Conventional wisdom has said since Barack Obama’s victories in 2008 and 2012, that Hillary Clinton would clearly be the Democratic nominee in 2016. However, the rift within the party between the progressive wing and the “Clinton” wing seems to be growing and that narrative is becoming murkier.
Report from the Washington Post:
The tension — shown in high relief during the messy final days of the congressional session — is in some ways a mirror image of the stresses within the Republican Party, which has been divided between its tea party and establishment factions in recent years.
In the case of both parties, the argument pits the more populist, purist elements of the base against the more pragmatic center.
For Democrats, “it is a conflict that was looking for an occasion,” said William Galston, a senior fellow at the Brookings Institution, who was a policy adviser to former President Bill Clinton. “The election provided the occasion.”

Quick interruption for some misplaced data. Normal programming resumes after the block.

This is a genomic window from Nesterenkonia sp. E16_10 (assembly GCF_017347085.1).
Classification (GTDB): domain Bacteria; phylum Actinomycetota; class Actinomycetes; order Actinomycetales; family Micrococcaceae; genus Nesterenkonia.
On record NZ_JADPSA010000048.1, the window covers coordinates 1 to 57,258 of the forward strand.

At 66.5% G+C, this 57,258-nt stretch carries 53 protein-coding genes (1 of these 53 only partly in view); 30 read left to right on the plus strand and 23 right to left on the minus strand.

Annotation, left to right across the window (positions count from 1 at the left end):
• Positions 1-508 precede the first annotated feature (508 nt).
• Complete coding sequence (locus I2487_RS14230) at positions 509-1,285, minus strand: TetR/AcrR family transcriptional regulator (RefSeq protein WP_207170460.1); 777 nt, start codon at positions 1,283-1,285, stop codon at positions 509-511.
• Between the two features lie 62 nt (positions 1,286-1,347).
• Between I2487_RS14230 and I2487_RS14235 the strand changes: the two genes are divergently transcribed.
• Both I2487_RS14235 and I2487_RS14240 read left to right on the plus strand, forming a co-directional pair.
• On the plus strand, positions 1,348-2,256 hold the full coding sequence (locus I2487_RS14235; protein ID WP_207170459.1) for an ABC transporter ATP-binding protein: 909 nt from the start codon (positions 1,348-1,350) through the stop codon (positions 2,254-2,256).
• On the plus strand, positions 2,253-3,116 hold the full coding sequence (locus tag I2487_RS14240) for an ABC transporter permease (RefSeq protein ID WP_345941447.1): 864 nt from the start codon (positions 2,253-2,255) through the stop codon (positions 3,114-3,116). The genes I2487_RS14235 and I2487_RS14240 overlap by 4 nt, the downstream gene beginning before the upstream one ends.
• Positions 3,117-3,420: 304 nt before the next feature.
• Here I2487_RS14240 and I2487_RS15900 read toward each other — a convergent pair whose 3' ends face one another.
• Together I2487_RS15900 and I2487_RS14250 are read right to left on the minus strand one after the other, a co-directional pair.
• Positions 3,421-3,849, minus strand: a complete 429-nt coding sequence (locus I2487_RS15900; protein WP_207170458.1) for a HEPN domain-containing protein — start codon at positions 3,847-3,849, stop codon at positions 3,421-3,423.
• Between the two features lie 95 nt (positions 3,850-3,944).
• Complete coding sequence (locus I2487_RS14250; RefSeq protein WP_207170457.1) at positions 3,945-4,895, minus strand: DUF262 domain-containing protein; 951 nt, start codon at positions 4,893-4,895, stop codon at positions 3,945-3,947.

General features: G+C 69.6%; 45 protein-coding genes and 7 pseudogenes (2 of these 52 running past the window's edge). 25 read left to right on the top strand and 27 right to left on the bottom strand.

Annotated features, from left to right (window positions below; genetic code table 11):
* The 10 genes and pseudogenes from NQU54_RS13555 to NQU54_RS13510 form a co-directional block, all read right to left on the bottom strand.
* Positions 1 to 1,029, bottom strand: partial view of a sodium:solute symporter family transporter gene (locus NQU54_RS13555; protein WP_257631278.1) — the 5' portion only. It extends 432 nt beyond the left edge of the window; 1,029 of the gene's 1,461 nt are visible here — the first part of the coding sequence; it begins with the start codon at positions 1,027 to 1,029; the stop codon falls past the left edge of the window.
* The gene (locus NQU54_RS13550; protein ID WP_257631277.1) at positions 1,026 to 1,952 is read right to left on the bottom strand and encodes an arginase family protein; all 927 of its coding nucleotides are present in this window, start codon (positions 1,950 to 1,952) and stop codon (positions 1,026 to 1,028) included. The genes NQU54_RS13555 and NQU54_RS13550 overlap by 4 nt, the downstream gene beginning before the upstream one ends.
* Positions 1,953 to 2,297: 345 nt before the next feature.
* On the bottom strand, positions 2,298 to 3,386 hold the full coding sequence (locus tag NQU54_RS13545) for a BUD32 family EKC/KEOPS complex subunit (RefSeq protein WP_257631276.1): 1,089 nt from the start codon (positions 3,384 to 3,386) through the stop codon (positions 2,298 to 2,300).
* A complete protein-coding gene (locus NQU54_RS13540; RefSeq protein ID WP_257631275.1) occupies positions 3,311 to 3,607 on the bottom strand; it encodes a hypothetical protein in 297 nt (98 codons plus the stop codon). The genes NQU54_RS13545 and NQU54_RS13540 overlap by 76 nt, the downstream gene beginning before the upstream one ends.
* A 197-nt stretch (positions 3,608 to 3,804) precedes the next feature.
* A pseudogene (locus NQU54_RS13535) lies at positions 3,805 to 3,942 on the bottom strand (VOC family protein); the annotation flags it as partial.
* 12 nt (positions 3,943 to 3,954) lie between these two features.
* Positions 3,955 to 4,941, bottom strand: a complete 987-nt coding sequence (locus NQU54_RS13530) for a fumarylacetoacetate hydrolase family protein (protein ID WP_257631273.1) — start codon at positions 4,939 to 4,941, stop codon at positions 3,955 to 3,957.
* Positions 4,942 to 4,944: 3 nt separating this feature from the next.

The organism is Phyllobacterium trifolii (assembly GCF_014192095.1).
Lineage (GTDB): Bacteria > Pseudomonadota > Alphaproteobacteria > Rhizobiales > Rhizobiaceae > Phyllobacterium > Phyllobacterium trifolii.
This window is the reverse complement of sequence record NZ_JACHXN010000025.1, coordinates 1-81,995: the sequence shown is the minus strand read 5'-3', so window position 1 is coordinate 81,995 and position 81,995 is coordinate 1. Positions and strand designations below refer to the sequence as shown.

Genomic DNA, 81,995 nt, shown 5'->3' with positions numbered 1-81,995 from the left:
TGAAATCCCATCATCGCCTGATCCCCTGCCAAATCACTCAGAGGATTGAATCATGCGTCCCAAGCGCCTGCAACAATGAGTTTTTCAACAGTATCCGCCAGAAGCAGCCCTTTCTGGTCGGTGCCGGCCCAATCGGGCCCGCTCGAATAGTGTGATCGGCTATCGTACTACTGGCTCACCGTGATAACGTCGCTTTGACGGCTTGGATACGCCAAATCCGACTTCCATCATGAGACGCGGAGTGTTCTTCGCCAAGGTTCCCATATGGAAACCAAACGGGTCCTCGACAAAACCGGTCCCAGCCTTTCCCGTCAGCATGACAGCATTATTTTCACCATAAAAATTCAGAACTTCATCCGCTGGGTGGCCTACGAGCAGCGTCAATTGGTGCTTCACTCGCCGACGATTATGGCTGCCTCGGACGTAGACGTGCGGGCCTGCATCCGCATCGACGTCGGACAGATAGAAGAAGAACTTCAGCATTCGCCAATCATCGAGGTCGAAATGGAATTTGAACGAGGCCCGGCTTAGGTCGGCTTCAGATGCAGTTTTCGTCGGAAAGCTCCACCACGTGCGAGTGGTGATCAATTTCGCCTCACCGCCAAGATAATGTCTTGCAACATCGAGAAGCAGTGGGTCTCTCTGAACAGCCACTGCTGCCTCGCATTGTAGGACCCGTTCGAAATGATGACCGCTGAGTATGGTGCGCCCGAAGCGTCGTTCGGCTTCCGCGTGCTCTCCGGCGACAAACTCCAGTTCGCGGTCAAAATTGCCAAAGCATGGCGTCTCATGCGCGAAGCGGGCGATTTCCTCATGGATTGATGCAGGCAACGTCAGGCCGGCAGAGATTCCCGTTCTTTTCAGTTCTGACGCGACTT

Having lost big in November, two wings within the party have been trading recriminations over which was more to blame while jostling for position to be the face of the Democrats going into 2016.
They are personified by former secretary of state Hillary Rodham Clinton, the presumptive presidential front-runner by virtue of her stature and fame, and Sen. Elizabeth Warren of Massachusetts, the anti-Wall Street clarion favored by many on the left to challenge Clinton for the Democratic nomination.
A similar story played out in 2008 between then-Senator Barack Obama and Hillary Clinton. You already know who won that battle. Hillary is a polarizing figure, even within the Democratic Party. She has a loyal following of backers but she also has some serious detractors, as noted by MoveOn.org’s decision to drop up to $1 million to draft Elizabeth Warren for 2016.